Besides including an example of the book’s sexually explicit language, this excerpt also addresses two of the novel’s concerns – love and power. Shi Ma discusses “love” endlessly, all the while behaving in an exploitative and generally loveless manner. He is obsessed with sex but desires love, and seems unable to reconcile the two in any meaningful way. Power, on the other hand – who has it, how it is used, what effect it can or does have – is one of the undercurrents of the novel. Ouyang Yu reveals a world in which power, particularly between the genders, is a complex business (with business being perhaps the operative word!) Women in his novel do wield some power, but whether that power is to their (or anyone’s) benefit is a question Yu leaves for the reader to consider.

Ouyang Yu, Diary of a naked official (Review)

Ouyang Yu, Diary of a Naked Official

Courtesy: Transit Lounge

When I was offered Chinese-born Australian writer Ouyang Yu’s latest novel Diary of a naked official to review, I was warned that it is rather graphic. And so it turned out to be, but, not having read Ouyang Yu before, I did want to give it a go. The accompanying publicity sheet describes it as “Ouyang Yu’s most commercial novel to date – erotic fiction set in contemporary China”. So now you, my blog readers, have also been warned.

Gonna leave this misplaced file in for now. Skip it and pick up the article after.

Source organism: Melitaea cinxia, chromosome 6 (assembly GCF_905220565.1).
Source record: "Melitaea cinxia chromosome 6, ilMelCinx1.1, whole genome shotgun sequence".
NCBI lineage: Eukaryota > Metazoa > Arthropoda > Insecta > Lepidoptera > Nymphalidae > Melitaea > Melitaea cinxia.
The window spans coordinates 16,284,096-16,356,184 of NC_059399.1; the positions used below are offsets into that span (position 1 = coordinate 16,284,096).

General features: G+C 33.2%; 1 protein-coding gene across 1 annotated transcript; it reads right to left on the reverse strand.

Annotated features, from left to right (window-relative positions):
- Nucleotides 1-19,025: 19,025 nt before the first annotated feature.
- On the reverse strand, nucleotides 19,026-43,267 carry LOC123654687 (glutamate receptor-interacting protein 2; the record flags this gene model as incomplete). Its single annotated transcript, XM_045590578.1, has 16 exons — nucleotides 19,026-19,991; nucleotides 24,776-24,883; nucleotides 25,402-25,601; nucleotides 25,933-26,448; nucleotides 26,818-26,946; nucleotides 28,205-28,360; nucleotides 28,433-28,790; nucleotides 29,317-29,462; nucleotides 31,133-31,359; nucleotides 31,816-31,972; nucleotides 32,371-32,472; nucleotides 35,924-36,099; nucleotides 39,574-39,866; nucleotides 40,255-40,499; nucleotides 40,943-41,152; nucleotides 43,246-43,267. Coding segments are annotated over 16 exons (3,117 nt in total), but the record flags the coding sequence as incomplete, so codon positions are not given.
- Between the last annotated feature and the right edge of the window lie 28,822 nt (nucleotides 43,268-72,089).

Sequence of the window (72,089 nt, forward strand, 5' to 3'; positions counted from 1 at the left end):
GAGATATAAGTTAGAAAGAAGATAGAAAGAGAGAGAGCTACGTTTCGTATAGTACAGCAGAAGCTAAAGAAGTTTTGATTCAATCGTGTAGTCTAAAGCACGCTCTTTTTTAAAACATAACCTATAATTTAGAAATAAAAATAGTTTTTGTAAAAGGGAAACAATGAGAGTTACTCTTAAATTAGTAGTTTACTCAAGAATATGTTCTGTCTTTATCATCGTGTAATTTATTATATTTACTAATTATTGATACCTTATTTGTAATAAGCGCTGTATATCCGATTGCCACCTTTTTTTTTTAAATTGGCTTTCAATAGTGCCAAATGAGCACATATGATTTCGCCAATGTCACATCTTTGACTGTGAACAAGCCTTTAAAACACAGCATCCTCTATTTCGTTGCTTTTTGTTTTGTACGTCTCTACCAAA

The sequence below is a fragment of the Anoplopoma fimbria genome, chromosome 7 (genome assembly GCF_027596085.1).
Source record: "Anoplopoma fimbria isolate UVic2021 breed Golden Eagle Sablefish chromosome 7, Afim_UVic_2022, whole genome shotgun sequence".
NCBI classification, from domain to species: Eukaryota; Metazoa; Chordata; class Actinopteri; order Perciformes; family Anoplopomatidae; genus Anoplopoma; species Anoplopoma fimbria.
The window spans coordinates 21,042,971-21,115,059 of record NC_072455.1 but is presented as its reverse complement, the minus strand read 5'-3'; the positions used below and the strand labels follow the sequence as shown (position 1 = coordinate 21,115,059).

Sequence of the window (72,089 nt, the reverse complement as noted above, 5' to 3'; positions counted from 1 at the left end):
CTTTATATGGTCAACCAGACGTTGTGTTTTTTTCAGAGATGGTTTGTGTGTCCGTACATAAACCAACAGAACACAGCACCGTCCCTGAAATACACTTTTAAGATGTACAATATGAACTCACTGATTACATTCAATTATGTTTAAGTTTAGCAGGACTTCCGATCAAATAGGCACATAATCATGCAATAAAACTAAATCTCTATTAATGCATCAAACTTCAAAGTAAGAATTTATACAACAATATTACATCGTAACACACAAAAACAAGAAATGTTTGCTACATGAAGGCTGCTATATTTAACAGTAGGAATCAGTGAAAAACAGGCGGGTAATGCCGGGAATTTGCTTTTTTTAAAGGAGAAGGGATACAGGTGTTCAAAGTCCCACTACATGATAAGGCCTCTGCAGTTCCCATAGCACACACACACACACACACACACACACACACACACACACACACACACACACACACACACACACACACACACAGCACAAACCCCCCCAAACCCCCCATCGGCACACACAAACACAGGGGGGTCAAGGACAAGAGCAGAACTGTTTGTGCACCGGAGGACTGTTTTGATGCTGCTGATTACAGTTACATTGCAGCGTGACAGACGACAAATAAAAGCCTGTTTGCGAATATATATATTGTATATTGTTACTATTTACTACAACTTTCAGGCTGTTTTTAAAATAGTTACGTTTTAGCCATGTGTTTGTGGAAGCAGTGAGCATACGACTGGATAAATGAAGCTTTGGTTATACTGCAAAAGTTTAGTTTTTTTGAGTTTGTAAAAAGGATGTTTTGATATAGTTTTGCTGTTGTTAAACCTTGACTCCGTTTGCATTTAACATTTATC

Where to start? Perhaps with the title. Not being an expert on Chinese culture, I wouldn’t have fully understood the title if it hadn’t been for the back cover. It explains that “naked official” is a recognised term in China describing men who locate their wives and children overseas, where they also deposit all their money. The men remain in China “naked” and, in this case at least, “totally free” to indulge in whatever they desire – which brings me to the subject matter of this novel …

The main part of the novel comprises diary entries written by our naked official (who may be named Shi Ma and so that’s what I’ll call him) over a period of three months*. In it he details a life driven by satisfying carnal pleasures with no desire (ha) to rein them in. He is so focused on “enjoying” other women – young, beautiful ones – through pretty much any act you could imagine and then some, that he has no time or energy for intimacy with his wife, who does not move to Australia until halfway through the novel. “Sex”, he says early in his diary, is “a keyword of our times, it is like a poisoned liquid that seeps into the minds of everyone, including women”. (Including women, eh! How gender plays out in the novel, in fact, could occupy a whole post).